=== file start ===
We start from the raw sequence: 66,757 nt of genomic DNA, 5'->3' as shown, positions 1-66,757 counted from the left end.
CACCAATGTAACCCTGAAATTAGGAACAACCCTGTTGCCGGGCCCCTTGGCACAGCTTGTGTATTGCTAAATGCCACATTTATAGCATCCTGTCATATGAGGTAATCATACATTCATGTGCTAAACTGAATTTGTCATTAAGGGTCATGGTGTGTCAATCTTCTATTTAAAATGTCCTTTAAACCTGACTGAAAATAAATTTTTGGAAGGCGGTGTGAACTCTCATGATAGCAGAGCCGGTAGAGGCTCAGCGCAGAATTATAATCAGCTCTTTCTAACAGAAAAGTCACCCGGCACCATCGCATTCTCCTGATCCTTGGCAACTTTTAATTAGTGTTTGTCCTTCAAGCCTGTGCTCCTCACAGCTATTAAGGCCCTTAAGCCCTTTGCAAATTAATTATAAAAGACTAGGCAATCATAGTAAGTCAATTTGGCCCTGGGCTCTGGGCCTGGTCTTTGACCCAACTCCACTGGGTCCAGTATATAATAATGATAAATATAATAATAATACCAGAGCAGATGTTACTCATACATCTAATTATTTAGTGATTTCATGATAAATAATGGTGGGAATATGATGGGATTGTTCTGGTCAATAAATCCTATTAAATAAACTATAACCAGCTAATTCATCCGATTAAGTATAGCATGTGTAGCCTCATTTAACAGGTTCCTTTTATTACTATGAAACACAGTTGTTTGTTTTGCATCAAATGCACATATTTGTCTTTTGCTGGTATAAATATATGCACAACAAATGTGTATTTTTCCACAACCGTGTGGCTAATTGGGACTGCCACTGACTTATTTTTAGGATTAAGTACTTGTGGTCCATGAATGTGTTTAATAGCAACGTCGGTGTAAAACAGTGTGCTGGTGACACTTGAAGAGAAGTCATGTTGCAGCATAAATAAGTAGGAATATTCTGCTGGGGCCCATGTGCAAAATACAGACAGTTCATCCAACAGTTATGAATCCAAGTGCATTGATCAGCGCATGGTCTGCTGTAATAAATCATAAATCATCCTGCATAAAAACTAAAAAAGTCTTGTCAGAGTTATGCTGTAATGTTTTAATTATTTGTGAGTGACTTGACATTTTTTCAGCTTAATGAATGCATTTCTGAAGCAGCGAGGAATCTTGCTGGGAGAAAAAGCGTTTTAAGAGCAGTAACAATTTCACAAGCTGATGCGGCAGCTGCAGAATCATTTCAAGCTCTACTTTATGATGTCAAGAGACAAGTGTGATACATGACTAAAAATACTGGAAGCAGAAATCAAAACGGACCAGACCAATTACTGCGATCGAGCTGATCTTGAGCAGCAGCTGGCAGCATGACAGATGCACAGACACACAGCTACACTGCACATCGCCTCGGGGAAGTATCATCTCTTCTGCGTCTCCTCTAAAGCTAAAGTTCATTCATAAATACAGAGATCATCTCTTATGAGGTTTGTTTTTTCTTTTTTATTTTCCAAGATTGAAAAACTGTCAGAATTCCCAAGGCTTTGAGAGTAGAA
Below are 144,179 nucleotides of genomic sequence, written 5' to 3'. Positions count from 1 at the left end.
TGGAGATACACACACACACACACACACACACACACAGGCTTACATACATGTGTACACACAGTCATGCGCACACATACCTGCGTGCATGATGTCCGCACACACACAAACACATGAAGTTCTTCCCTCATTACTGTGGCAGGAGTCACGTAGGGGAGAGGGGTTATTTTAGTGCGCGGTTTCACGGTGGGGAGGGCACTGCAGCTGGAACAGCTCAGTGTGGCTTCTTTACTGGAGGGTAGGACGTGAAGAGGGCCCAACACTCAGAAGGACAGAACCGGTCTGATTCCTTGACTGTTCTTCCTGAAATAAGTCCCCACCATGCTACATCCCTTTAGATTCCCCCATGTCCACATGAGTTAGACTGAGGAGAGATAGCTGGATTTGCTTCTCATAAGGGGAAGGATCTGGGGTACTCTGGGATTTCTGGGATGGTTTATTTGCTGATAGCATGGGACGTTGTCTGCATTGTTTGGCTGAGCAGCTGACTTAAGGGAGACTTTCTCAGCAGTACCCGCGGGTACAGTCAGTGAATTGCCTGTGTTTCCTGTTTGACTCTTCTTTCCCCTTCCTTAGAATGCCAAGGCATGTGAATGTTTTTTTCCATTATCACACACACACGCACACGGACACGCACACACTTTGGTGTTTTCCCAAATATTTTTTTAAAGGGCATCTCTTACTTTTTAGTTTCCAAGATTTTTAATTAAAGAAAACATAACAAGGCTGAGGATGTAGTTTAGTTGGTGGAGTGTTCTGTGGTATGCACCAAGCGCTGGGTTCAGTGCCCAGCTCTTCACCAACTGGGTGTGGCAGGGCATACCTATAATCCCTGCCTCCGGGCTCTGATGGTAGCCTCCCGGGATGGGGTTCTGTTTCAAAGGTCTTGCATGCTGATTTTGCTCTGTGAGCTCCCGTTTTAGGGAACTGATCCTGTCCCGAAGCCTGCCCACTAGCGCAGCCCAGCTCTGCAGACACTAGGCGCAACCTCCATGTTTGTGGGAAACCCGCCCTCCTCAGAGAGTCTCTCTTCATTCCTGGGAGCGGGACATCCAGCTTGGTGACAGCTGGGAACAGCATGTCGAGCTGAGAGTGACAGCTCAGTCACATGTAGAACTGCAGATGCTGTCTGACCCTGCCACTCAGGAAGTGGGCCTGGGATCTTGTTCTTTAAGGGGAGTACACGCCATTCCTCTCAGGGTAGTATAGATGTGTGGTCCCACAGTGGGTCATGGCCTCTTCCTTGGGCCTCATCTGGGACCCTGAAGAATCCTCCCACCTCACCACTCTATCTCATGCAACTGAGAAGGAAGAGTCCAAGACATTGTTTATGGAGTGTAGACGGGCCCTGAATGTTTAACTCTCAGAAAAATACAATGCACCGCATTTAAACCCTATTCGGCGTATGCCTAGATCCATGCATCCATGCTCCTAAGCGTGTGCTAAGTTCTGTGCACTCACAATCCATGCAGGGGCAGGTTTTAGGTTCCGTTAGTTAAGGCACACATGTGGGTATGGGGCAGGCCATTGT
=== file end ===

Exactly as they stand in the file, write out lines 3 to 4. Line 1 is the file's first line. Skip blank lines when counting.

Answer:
Below are 144,179 nucleotides of genomic sequence, written 5' to 3'. Positions count from 1 at the left end.
TGGAGATACACACACACACACACACACACACACACAGGCTTACATACATGTGTACACACAGTCATGCGCACACATACCTGCGTGCATGATGTCCGCACACACACAAACACATGAAGTTCTTCCCTCATTACTGTGGCAGGAGTCACGTAGGGGAGAGGGGTTATTTTAGTGCGCGGTTTCACGGTGGGGAGGGCACTGCAGCTGGAACAGCTCAGTGTGGCTTCTTTACTGGAGGGTAGGACGTGAAGAGGGCCCAACACTCAGAAGGACAGAACCGGTCTGATTCCTTGACTGTTCTTCCTGAAATAAGTCCCCACCATGCTACATCCCTTTAGATTCCCCCATGTCCACATGAGTTAGACTGAGGAGAGATAGCTGGATTTGCTTCTCATAAGGGGAAGGATCTGGGGTACTCTGGGATTTCTGGGATGGTTTATTTGCTGATAGCATGGGACGTTGTCTGCATTGTTTGGCTGAGCAGCTGACTTAAGGGAGACTTTCTCAGCAGTACCCGCGGGTACAGTCAGTGAATTGCCTGTGTTTCCTGTTTGACTCTTCTTTCCCCTTCCTTAGAATGCCAAGGCATGTGAATGTTTTTTTCCATTATCACACACACACGCACACGGACACGCACACACTTTGGTGTTTTCCCAAATATTTTTTTAAAGGGCATCTCTTACTTTTTAGTTTCCAAGATTTTTAATTAAAGAAAACATAACAAGGCTGAGGATGTAGTTTAGTTGGTGGAGTGTTCTGTGGTATGCACCAAGCGCTGGGTTCAGTGCCCAGCTCTTCACCAACTGGGTGTGGCAGGGCATACCTATAATCCCTGCCTCCGGGCTCTGATGGTAGCCTCCCGGGATGGGGTTCTGTTTCAAAGGTCTTGCATGCTGATTTTGCTCTGTGAGCTCCCGTTTTAGGGAACTGATCCTGTCCCGAAGCCTGCCCACTAGCGCAGCCCAGCTCTGCAGACACTAGGCGCAACCTCCATGTTTGTGGGAAACCCGCCCTCCTCAGAGAGTCTCTCTTCATTCCTGGGAGCGGGACATCCAGCTTGGTGACAGCTGGGAACAGCATGTCGAGCTGAGAGTGACAGCTCAGTCACATGTAGAACTGCAGATGCTGTCTGACCCTGCCACTCAGGAAGTGGGCCTGGGATCTTGTTCTTTAAGGGGAGTACACGCCATTCCTCTCAGGGTAGTATAGATGTGTGGTCCCACAGTGGGTCATGGCCTCTTCCTTGGGCCTCATCTGGGACCCTGAAGAATCCTCCCACCTCACCACTCTATCTCATGCAACTGAGAAGGAAGAGTCCAAGACATTGTTTATGGAGTGTAGACGGGCCCTGAATGTTTAACTCTCAGAAAAATACAATGCACCGCATTTAAACCCTATTCGGCGTATGCCTAGATCCATGCATCCATGCTCCTAAGCGTGTGCTAAGTTCTGTGCACTCACAATCCATGCAGGGGCAGGTTTTAGGTTCCGTTAGTTAAGGCACACATGTGGGTATGGGGCAGGCCATTGT